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First Thought.—Why did our Lord prophesy the utter downfall of the material greatness of the old religion? It was because His people had rejected Him, and the life was gone out of all that which God Himself had once ordained for His honour and glory. The life having gone out of Judaism, its towers and pinnacles could not long stand.
The same thing is most true of all the amazing and often magnificent creations of men, even though they be designed wholly for God's glory and the welfare of mankind. If Christ be not in them, they are doomed; they cannot last. Sects and denominations may be founded by earnest men, may reckon their followers by millions, and carry on missionary work which is the admiration of the world. Nevertheless all such organizations, builded independently of the Church, and maintaining their existence outside her fold, must inevitably at last come to nought. We are ready to argue that there is an immense amount of good done by them, that they have splendid traditions of saintly deeds wrought in their midst, that they have brought thousands to salvation who otherwise had perished in their sins. Judaism might have said the same: nevertheless when any foundation of religion or benevolence fails to ally itself with Christ through His Church, its
days are numbered. There is a lesson for the individual soul as well. When the believer rejects Christ through failing to submit himself whole-heartedly to the ways of the Catholic religion, knowing that religion to be our Lord's, but finding things in it too hard to accept, all his goodness and devotion go for nought. In the day of judgment there shall not be left one stone upon another of his fair Christian life here, because he consciously rejected this article of faith, or that necessary practice of piety which the Church enjoined. We cannot be too heedful to submit ourselves absolutely to the way of the Catholic religion, which alone is of Christ. Happily for the individual there is always, so long as he lives, opportunity for repentance. The Jewish Church could not repent.
Second Thought. In the fate which our Lord foretold for the temple and the outward institutions of Judaism, there is a warning for the Christian Church also. Men are wont to estimate her greatness from a false standpoint. We dwell with pride upon the vastness of her dominion—counting among her earthly children hundreds of millions—her numberless stately buildings, her wealth, her successes. Surely, men say, this great power of the Church declares
her plainly to be of God. Yet in the days of Antichrist, all these great buildings, the outward pomp and magnificence of the Church shall be thrown down, and the millions who called her mother be reduced to the veriest remnant: nor could even that remnant be saved except the Lord in His pity had shortened the evil days. The Church endures in her Christlife only, not in her outward greatness.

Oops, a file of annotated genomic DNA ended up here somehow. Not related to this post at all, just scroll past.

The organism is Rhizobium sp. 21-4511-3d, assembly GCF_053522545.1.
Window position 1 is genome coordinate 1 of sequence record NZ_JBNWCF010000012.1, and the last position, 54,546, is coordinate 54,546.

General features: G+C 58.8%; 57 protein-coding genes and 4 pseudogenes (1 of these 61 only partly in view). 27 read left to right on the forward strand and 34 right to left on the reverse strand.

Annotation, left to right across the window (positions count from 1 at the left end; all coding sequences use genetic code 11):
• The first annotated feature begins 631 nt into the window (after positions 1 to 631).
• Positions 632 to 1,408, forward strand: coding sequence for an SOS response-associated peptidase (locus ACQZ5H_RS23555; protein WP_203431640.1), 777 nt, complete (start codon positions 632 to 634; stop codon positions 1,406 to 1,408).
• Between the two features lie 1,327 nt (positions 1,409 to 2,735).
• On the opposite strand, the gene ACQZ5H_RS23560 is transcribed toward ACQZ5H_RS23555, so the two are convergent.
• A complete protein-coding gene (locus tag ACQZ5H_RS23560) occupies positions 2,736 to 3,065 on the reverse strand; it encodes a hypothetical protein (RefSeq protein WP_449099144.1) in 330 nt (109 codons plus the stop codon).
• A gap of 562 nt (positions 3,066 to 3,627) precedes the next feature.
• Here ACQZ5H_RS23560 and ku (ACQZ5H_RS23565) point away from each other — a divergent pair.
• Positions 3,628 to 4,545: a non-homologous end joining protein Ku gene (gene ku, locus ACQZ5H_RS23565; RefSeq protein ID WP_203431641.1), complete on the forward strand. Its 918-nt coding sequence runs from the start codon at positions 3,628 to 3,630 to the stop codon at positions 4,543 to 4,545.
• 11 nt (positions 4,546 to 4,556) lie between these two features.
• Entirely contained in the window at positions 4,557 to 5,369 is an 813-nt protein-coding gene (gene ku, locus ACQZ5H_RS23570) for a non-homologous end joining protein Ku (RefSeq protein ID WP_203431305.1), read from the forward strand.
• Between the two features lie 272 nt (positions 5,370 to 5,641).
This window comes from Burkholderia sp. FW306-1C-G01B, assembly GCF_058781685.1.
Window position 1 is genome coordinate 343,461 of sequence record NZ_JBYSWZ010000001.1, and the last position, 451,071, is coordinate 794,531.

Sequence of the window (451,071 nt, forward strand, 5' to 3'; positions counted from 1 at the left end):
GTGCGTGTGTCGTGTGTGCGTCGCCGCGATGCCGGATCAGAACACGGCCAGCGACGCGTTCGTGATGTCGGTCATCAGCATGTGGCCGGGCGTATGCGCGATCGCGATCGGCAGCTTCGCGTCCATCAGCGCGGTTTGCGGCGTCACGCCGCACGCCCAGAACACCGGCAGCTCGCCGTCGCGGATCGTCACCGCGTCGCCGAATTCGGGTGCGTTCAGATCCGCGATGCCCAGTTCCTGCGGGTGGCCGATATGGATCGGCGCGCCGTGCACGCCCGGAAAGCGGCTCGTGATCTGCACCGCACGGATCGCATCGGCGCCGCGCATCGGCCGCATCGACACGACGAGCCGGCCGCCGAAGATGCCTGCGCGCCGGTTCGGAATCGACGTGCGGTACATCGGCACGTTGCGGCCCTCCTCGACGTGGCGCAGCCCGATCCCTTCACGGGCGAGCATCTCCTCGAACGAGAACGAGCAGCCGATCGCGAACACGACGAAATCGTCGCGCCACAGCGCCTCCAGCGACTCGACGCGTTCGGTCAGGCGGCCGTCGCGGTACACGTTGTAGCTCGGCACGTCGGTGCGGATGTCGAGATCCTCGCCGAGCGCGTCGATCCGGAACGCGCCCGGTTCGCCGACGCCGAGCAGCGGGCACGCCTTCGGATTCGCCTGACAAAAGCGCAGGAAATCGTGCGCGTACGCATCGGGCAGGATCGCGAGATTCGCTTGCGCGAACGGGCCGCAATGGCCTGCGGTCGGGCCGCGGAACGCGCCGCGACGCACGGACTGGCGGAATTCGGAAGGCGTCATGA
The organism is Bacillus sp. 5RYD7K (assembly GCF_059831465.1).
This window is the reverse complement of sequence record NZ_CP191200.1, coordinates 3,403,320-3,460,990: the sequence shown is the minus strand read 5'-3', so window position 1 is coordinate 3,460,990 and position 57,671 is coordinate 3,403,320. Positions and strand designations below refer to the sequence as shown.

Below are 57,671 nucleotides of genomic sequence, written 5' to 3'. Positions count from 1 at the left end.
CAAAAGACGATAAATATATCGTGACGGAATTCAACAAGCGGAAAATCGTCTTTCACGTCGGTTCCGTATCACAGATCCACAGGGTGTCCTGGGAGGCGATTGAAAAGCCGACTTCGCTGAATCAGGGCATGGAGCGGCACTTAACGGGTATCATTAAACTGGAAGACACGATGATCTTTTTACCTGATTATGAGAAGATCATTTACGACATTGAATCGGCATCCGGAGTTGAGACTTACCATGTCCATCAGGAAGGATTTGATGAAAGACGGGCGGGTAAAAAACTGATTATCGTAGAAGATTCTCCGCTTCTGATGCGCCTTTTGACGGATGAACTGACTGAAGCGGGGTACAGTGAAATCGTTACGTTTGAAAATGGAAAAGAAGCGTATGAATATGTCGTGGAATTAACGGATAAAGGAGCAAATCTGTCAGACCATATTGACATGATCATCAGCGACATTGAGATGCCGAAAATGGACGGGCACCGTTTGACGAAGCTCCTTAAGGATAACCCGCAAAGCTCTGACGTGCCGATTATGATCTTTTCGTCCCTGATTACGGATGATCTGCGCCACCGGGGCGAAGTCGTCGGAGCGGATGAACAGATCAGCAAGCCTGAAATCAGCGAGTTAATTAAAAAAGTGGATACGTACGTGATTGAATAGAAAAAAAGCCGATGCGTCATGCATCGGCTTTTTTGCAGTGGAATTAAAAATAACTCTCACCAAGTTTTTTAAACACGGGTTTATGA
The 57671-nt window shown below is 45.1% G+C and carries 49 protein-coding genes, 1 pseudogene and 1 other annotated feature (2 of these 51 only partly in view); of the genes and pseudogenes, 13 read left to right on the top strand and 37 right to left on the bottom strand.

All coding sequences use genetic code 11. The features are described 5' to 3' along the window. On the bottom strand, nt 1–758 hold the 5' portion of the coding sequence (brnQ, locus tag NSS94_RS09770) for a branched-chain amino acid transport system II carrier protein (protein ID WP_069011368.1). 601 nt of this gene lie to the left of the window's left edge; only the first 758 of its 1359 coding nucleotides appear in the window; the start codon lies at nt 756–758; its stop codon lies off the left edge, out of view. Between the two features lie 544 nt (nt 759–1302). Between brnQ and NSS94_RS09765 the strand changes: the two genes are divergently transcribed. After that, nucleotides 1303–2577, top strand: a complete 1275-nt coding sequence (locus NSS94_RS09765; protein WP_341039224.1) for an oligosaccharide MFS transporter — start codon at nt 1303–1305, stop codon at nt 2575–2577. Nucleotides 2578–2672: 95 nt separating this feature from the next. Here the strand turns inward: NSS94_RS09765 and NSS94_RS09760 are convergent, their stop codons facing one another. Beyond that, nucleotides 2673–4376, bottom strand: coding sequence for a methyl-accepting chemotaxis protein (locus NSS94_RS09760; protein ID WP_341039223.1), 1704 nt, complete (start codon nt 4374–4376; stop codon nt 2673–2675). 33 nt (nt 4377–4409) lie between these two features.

The individual believer, priding himself upon the thoroughness of his Catholicity, may take warning also: Outward fidelity to the ordinances of religion does not of necessity imply a heart free from sin: the deadliest sin of all, pride, sometimes reigns in lives otherwise most spiritual. Which of us has not to admit that the words of holy Church which declare us miserable sinners are most true; and the greatest of saints ceased not to admit and to bewail their truth concerning himself, while he remained in the flesh. It is only as penitents, in sackcloth and ashes, that we can hope for acceptance at Christ's hands; and if indeed we be saved, it shall only be so as by fire.
Third Thought. It is not the will of our Master Christ that the old things which have served their purpose should be thrown down until He has erected for men something better
in their stead. The Christian Church rose fair and full of the Holy Ghost upon the ruins of Judaism. In the days of Antichrist the spiritual glory and indefectibility of the company of the elect shall be made evident in the downfall of the Church's worldly magnificence. God always has for His people some better thing than that which He takes from them.
The believer may well stand aghast at the thought of all the things the recording angel has had to write down against him. The remembrance of sins confessed in the past, the constant tale of guilt he has still to acknowledge in his frequent resort to the sacrament of Penance—these things weigh him down, and render him hopeless. He is not to forget that the same recording angel is daily writing down also the tale of the penitence, the faith, and the love which are being slowly, but surely acquired; that he is daily putting the tears of contrition which we shed into his bottle. Though the soul be broken down and utterly a failure in its own efforts after spiritual living, the Holy Ghost is raising up within it a rare temple whose foundation stones are purity of heart, unworldliness, humility, and a wonderful love of the Master.
“And as He sat upon the mount of Olives over against the temple, Peter and James and John and Andrew asked Him privately, Tell us, when shall these things be? and what shall be the sign when all these things shall be fulfilled ? And Jesus answering them began to say, Take heed lest any man deceive you: for many shall come in my name, saying, I am Christ; and shall deceive many."-St. Mark xiii. 3-6.
Exposition.—Isaac Williams says: “Whenever the coming of the Great Day is spoken of, either by our Lord, or by His Apostles, the lesson founded on it is patience; and here our Lord's first caution is against impatience, a state of mind contrary to that of quiet watching and waiting for the salvation of God. It does not appear that either in the times preceding the destruction of Jerusalem, or since, there have been many literally claiming to be themselves the Christ, or who have set up avowedly to oppose Him. Yet St. John bears witness to its